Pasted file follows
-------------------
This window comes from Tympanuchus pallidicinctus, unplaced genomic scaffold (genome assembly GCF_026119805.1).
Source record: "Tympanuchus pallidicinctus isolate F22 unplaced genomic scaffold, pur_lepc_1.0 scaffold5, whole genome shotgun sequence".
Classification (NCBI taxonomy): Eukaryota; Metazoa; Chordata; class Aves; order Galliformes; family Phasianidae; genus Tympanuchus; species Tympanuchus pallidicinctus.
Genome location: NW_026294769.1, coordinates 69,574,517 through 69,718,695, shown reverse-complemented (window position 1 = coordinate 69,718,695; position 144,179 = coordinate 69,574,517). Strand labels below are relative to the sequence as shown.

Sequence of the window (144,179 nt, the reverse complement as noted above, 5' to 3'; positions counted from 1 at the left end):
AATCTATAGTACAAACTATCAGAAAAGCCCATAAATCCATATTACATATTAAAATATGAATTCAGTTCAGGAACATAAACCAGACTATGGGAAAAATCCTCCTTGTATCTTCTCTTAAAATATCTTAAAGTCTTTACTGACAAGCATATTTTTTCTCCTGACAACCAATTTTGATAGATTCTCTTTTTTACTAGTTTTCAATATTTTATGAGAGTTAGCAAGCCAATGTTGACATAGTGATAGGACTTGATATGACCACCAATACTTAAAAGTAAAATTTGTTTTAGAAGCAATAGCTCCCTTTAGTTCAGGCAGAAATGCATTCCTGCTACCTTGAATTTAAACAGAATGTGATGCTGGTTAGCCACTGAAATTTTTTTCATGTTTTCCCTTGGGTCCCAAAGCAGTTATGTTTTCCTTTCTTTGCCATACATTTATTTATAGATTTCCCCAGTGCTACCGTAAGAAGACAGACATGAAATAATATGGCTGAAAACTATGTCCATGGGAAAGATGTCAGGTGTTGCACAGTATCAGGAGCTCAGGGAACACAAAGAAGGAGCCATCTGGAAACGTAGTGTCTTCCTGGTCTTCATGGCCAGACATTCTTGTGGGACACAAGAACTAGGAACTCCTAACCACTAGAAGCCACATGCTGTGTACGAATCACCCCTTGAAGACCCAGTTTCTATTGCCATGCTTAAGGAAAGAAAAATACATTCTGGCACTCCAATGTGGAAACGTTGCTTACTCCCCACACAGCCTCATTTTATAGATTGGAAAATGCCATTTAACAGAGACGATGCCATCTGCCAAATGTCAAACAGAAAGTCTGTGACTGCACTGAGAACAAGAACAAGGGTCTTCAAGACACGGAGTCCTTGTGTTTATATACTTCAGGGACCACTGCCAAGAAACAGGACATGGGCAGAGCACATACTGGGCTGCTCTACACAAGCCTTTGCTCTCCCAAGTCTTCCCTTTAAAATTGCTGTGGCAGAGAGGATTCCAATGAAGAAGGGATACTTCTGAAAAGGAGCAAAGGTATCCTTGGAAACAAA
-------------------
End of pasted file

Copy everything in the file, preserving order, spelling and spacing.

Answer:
This window comes from Tympanuchus pallidicinctus, unplaced genomic scaffold (genome assembly GCF_026119805.1).
Source record: "Tympanuchus pallidicinctus isolate F22 unplaced genomic scaffold, pur_lepc_1.0 scaffold5, whole genome shotgun sequence".
Classification (NCBI taxonomy): Eukaryota; Metazoa; Chordata; class Aves; order Galliformes; family Phasianidae; genus Tympanuchus; species Tympanuchus pallidicinctus.
Genome location: NW_026294769.1, coordinates 69,574,517 through 69,718,695, shown reverse-complemented (window position 1 = coordinate 69,718,695; position 144,179 = coordinate 69,574,517). Strand labels below are relative to the sequence as shown.

Sequence of the window (144,179 nt, the reverse complement as noted above, 5' to 3'; positions counted from 1 at the left end):
AATCTATAGTACAAACTATCAGAAAAGCCCATAAATCCATATTACATATTAAAATATGAATTCAGTTCAGGAACATAAACCAGACTATGGGAAAAATCCTCCTTGTATCTTCTCTTAAAATATCTTAAAGTCTTTACTGACAAGCATATTTTTTCTCCTGACAACCAATTTTGATAGATTCTCTTTTTTACTAGTTTTCAATATTTTATGAGAGTTAGCAAGCCAATGTTGACATAGTGATAGGACTTGATATGACCACCAATACTTAAAAGTAAAATTTGTTTTAGAAGCAATAGCTCCCTTTAGTTCAGGCAGAAATGCATTCCTGCTACCTTGAATTTAAACAGAATGTGATGCTGGTTAGCCACTGAAATTTTTTTCATGTTTTCCCTTGGGTCCCAAAGCAGTTATGTTTTCCTTTCTTTGCCATACATTTATTTATAGATTTCCCCAGTGCTACCGTAAGAAGACAGACATGAAATAATATGGCTGAAAACTATGTCCATGGGAAAGATGTCAGGTGTTGCACAGTATCAGGAGCTCAGGGAACACAAAGAAGGAGCCATCTGGAAACGTAGTGTCTTCCTGGTCTTCATGGCCAGACATTCTTGTGGGACACAAGAACTAGGAACTCCTAACCACTAGAAGCCACATGCTGTGTACGAATCACCCCTTGAAGACCCAGTTTCTATTGCCATGCTTAAGGAAAGAAAAATACATTCTGGCACTCCAATGTGGAAACGTTGCTTACTCCCCACACAGCCTCATTTTATAGATTGGAAAATGCCATTTAACAGAGACGATGCCATCTGCCAAATGTCAAACAGAAAGTCTGTGACTGCACTGAGAACAAGAACAAGGGTCTTCAAGACACGGAGTCCTTGTGTTTATATACTTCAGGGACCACTGCCAAGAAACAGGACATGGGCAGAGCACATACTGGGCTGCTCTACACAAGCCTTTGCTCTCCCAAGTCTTCCCTTTAAAATTGCTGTGGCAGAGAGGATTCCAATGAAGAAGGGATACTTCTGAAAAGGAGCAAAGGTATCCTTGGAAACAAA